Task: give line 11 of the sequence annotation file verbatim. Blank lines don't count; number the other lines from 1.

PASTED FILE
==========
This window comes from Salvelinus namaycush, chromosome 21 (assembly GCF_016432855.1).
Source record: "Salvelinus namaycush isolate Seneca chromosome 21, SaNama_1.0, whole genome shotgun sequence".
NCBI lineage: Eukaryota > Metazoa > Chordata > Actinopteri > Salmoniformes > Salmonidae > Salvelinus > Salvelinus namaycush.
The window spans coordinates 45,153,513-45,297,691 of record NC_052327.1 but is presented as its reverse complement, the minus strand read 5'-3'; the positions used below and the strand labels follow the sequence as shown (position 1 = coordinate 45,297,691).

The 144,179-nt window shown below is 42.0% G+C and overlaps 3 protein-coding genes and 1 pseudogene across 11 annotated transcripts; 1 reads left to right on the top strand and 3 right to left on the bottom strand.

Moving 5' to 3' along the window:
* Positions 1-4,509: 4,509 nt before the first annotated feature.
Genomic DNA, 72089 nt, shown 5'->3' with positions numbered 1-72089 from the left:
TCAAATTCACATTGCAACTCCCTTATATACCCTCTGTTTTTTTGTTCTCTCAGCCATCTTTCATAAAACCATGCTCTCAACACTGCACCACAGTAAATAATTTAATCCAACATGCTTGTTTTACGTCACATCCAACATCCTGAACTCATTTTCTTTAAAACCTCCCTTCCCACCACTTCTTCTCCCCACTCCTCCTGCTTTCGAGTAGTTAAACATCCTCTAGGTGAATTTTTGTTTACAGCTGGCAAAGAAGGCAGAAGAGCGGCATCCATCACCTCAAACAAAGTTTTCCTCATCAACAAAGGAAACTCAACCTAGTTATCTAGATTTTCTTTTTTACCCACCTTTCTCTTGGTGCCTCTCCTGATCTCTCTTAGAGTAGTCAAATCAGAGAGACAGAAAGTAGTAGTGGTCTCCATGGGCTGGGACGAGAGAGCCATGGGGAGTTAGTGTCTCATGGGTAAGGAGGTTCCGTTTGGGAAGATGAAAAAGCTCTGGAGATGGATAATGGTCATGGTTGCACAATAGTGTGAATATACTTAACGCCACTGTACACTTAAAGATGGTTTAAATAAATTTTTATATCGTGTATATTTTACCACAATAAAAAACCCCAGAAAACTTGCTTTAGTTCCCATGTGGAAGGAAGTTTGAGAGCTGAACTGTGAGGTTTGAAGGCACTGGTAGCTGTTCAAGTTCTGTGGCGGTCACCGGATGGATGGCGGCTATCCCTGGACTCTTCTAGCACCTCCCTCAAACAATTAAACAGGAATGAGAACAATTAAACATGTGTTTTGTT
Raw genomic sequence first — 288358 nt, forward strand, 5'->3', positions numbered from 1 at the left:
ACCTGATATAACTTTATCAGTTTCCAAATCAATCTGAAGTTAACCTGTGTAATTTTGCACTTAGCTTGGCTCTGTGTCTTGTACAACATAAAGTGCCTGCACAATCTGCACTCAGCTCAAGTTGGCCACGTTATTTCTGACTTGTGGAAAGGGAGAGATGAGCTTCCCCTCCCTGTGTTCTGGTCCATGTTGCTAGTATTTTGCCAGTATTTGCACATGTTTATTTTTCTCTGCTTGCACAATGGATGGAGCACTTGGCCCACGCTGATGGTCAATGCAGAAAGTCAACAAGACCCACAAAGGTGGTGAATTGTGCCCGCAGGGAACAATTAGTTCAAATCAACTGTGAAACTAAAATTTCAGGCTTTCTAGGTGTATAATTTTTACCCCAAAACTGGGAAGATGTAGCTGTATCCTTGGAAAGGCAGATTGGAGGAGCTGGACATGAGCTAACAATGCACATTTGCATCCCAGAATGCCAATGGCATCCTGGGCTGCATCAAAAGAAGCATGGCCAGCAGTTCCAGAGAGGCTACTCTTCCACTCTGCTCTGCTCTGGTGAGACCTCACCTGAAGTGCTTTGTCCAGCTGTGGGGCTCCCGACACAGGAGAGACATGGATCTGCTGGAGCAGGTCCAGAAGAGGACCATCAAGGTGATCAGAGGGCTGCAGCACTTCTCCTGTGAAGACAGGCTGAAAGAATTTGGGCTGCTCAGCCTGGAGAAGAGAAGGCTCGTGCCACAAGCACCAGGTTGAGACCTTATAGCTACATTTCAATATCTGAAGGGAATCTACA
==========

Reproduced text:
ACCTGATATAACTTTATCAGTTTCCAAATCAATCTGAAGTTAACCTGTGTAATTTTGCACTTAGCTTGGCTCTGTGTCTTGTACAACATAAAGTGCCTGCACAATCTGCACTCAGCTCAAGTTGGCCACGTTATTTCTGACTTGTGGAAAGGGAGAGATGAGCTTCCCCTCCCTGTGTTCTGGTCCATGTTGCTAGTATTTTGCCAGTATTTGCACATGTTTATTTTTCTCTGCTTGCACAATGGATGGAGCACTTGGCCCACGCTGATGGTCAATGCAGAAAGTCAACAAGACCCACAAAGGTGGTGAATTGTGCCCGCAGGGAACAATTAGTTCAAATCAACTGTGAAACTAAAATTTCAGGCTTTCTAGGTGTATAATTTTTACCCCAAAACTGGGAAGATGTAGCTGTATCCTTGGAAAGGCAGATTGGAGGAGCTGGACATGAGCTAACAATGCACATTTGCATCCCAGAATGCCAATGGCATCCTGGGCTGCATCAAAAGAAGCATGGCCAGCAGTTCCAGAGAGGCTACTCTTCCACTCTGCTCTGCTCTGGTGAGACCTCACCTGAAGTGCTTTGTCCAGCTGTGGGGCTCCCGACACAGGAGAGACATGGATCTGCTGGAGCAGGTCCAGAAGAGGACCATCAAGGTGATCAGAGGGCTGCAGCACTTCTCCTGTGAAGACAGGCTGAAAGAATTTGGGCTGCTCAGCCTGGAGAAGAGAAGGCTCGTGCCACAAGCACCAGGTTGAGACCTTATAGCTACATTTCAATATCTGAAGGGAATCTACA